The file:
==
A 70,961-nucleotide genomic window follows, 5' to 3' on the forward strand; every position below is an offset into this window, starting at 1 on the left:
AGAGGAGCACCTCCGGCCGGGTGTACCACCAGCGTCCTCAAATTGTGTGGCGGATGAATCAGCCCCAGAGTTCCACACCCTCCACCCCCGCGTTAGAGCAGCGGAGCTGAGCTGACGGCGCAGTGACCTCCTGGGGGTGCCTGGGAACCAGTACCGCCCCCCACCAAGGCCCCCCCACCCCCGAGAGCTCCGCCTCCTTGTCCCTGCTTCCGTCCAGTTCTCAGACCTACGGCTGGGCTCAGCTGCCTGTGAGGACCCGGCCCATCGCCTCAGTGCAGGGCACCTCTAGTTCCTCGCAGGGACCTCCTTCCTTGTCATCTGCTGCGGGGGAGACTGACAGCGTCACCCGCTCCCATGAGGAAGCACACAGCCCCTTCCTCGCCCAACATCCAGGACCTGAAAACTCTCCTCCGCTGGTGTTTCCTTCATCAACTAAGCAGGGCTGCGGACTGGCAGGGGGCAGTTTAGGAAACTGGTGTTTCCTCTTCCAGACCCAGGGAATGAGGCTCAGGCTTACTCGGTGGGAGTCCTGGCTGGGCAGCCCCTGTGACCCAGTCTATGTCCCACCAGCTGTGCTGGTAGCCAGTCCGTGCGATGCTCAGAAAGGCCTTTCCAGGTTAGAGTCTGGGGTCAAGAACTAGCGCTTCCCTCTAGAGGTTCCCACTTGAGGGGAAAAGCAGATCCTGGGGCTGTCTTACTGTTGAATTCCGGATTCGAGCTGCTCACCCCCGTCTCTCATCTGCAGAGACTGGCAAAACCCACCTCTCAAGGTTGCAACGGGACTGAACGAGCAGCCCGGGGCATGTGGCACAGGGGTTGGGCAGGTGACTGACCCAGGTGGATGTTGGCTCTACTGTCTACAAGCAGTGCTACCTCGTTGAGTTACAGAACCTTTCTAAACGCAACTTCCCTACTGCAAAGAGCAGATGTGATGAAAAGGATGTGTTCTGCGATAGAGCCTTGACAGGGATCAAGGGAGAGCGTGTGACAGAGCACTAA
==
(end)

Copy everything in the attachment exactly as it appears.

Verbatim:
A 70,961-nucleotide genomic window follows, 5' to 3' on the forward strand; every position below is an offset into this window, starting at 1 on the left:
AGAGGAGCACCTCCGGCCGGGTGTACCACCAGCGTCCTCAAATTGTGTGGCGGATGAATCAGCCCCAGAGTTCCACACCCTCCACCCCCGCGTTAGAGCAGCGGAGCTGAGCTGACGGCGCAGTGACCTCCTGGGGGTGCCTGGGAACCAGTACCGCCCCCCACCAAGGCCCCCCCACCCCCGAGAGCTCCGCCTCCTTGTCCCTGCTTCCGTCCAGTTCTCAGACCTACGGCTGGGCTCAGCTGCCTGTGAGGACCCGGCCCATCGCCTCAGTGCAGGGCACCTCTAGTTCCTCGCAGGGACCTCCTTCCTTGTCATCTGCTGCGGGGGAGACTGACAGCGTCACCCGCTCCCATGAGGAAGCACACAGCCCCTTCCTCGCCCAACATCCAGGACCTGAAAACTCTCCTCCGCTGGTGTTTCCTTCATCAACTAAGCAGGGCTGCGGACTGGCAGGGGGCAGTTTAGGAAACTGGTGTTTCCTCTTCCAGACCCAGGGAATGAGGCTCAGGCTTACTCGGTGGGAGTCCTGGCTGGGCAGCCCCTGTGACCCAGTCTATGTCCCACCAGCTGTGCTGGTAGCCAGTCCGTGCGATGCTCAGAAAGGCCTTTCCAGGTTAGAGTCTGGGGTCAAGAACTAGCGCTTCCCTCTAGAGGTTCCCACTTGAGGGGAAAAGCAGATCCTGGGGCTGTCTTACTGTTGAATTCCGGATTCGAGCTGCTCACCCCCGTCTCTCATCTGCAGAGACTGGCAAAACCCACCTCTCAAGGTTGCAACGGGACTGAACGAGCAGCCCGGGGCATGTGGCACAGGGGTTGGGCAGGTGACTGACCCAGGTGGATGTTGGCTCTACTGTCTACAAGCAGTGCTACCTCGTTGAGTTACAGAACCTTTCTAAACGCAACTTCCCTACTGCAAAGAGCAGATGTGATGAAAAGGATGTGTTCTGCGATAGAGCCTTGACAGGGATCAAGGGAGAGCGTGTGACAGAGCACTAA